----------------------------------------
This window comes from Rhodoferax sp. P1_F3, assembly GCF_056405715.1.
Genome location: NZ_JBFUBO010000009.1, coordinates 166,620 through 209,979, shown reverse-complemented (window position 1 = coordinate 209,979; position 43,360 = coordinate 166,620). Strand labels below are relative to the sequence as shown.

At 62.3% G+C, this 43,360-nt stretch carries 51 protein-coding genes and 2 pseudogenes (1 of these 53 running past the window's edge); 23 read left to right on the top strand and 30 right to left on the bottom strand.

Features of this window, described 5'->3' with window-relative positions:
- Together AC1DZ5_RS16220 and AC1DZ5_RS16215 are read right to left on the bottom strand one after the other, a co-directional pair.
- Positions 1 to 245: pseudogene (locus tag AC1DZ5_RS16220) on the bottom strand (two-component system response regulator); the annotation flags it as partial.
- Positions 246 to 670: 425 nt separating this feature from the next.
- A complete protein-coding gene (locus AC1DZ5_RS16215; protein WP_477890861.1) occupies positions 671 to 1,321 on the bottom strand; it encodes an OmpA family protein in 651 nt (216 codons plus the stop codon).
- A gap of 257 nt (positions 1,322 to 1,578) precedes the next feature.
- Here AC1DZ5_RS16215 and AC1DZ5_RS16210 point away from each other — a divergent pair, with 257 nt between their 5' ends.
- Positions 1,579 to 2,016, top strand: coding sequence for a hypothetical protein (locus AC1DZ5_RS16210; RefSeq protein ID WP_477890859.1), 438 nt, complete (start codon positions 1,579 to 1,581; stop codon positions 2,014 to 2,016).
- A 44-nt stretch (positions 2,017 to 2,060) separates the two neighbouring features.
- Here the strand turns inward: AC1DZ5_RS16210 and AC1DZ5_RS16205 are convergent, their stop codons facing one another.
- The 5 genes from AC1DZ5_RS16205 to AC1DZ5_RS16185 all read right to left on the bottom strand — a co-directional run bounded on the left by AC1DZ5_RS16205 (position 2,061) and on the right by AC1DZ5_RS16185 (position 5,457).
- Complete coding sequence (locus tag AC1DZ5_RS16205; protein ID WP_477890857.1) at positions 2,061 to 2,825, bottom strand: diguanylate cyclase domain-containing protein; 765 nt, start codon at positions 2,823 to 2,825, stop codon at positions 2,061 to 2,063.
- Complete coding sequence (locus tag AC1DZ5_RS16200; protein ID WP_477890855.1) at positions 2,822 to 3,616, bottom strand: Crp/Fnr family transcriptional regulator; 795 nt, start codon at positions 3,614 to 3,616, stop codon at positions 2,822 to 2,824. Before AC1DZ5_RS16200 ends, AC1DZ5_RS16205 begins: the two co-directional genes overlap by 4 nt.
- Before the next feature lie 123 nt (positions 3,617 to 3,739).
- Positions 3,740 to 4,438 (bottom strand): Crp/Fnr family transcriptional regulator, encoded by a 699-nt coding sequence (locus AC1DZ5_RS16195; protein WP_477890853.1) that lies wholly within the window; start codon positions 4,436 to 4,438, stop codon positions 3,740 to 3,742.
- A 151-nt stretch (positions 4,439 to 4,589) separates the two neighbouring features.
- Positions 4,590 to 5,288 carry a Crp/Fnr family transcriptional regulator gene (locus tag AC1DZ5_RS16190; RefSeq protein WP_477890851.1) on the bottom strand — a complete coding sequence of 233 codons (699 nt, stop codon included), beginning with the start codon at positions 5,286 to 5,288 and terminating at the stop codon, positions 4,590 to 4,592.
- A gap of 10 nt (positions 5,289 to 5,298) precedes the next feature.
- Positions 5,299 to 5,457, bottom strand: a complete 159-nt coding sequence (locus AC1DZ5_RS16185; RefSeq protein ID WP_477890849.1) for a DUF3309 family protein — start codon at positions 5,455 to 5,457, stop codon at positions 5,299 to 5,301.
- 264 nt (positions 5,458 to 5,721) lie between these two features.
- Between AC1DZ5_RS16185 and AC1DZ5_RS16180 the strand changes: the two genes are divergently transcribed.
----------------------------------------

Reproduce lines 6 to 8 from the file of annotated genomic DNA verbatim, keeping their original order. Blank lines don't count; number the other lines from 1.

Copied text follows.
- Positions 1 to 245: pseudogene (locus tag AC1DZ5_RS16220) on the bottom strand (two-component system response regulator); the annotation flags it as partial.
- Positions 246 to 670: 425 nt separating this feature from the next.
- A complete protein-coding gene (locus AC1DZ5_RS16215; protein WP_477890861.1) occupies positions 671 to 1,321 on the bottom strand; it encodes an OmpA family protein in 651 nt (216 codons plus the stop codon).